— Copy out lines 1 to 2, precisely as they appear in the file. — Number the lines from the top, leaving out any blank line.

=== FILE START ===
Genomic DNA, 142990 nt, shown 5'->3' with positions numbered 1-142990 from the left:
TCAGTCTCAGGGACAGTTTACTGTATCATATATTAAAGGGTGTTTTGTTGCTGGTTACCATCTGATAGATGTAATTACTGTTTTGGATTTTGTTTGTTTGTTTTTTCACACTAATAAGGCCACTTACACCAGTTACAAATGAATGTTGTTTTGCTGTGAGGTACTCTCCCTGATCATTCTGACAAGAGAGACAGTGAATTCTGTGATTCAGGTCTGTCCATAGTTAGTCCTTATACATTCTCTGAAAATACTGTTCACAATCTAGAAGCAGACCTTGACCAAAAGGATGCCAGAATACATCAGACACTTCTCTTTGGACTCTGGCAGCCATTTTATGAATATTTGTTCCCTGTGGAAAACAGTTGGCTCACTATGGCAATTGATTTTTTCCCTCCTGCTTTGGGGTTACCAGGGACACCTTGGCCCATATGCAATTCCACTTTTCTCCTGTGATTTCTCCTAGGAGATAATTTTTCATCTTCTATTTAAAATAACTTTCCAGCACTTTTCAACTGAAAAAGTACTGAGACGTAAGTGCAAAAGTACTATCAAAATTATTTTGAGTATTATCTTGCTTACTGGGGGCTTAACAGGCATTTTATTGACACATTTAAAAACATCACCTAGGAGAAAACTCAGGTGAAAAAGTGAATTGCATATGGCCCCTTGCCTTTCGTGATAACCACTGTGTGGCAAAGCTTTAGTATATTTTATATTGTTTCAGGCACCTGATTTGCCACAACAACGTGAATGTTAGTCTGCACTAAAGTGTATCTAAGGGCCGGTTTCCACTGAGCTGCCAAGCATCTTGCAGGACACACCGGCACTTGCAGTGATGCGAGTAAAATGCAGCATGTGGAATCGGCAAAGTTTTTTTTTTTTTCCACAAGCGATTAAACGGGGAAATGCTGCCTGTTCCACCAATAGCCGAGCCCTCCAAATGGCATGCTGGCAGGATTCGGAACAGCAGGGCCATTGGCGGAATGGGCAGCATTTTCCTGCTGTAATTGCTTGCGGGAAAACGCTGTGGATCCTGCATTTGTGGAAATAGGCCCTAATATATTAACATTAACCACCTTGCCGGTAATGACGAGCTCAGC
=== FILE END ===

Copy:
Genomic DNA, 142990 nt, shown 5'->3' with positions numbered 1-142990 from the left:
TCAGTCTCAGGGACAGTTTACTGTATCATATATTAAAGGGTGTTTTGTTGCTGGTTACCATCTGATAGATGTAATTACTGTTTTGGATTTTGTTTGTTTGTTTTTTCACACTAATAAGGCCACTTACACCAGTTACAAATGAATGTTGTTTTGCTGTGAGGTACTCTCCCTGATCATTCTGACAAGAGAGACAGTGAATTCTGTGATTCAGGTCTGTCCATAGTTAGTCCTTATACATTCTCTGAAAATACTGTTCACAATCTAGAAGCAGACCTTGACCAAAAGGATGCCAGAATACATCAGACACTTCTCTTTGGACTCTGGCAGCCATTTTATGAATATTTGTTCCCTGTGGAAAACAGTTGGCTCACTATGGCAATTGATTTTTTCCCTCCTGCTTTGGGGTTACCAGGGACACCTTGGCCCATATGCAATTCCACTTTTCTCCTGTGATTTCTCCTAGGAGATAATTTTTCATCTTCTATTTAAAATAACTTTCCAGCACTTTTCAACTGAAAAAGTACTGAGACGTAAGTGCAAAAGTACTATCAAAATTATTTTGAGTATTATCTTGCTTACTGGGGGCTTAACAGGCATTTTATTGACACATTTAAAAACATCACCTAGGAGAAAACTCAGGTGAAAAAGTGAATTGCATATGGCCCCTTGCCTTTCGTGATAACCACTGTGTGGCAAAGCTTTAGTATATTTTATATTGTTTCAGGCACCTGATTTGCCACAACAACGTGAATGTTAGTCTGCACTAAAGTGTATCTAAGGGCCGGTTTCCACTGAGCTGCCAAGCATCTTGCAGGACACACCGGCACTTGCAGTGATGCGAGTAAAATGCAGCATGTGGAATCGGCAAAGTTTTTTTTTTTTTCCACAAGCGATTAAACGGGGAAATGCTGCCTGTTCCACCAATAGCCGAGCCCTCCAAATGGCATGCTGGCAGGATTCGGAACAGCAGGGCCATTGGCGGAATGGGCAGCATTTTCCTGCTGTAATTGCTTGCGGGAAAACGCTGTGGATCCTGCATTTGTGGAAATAGGCCCTAATATATTAACATTAACCACCTTGCCGGTAATGACGAGCTCAGC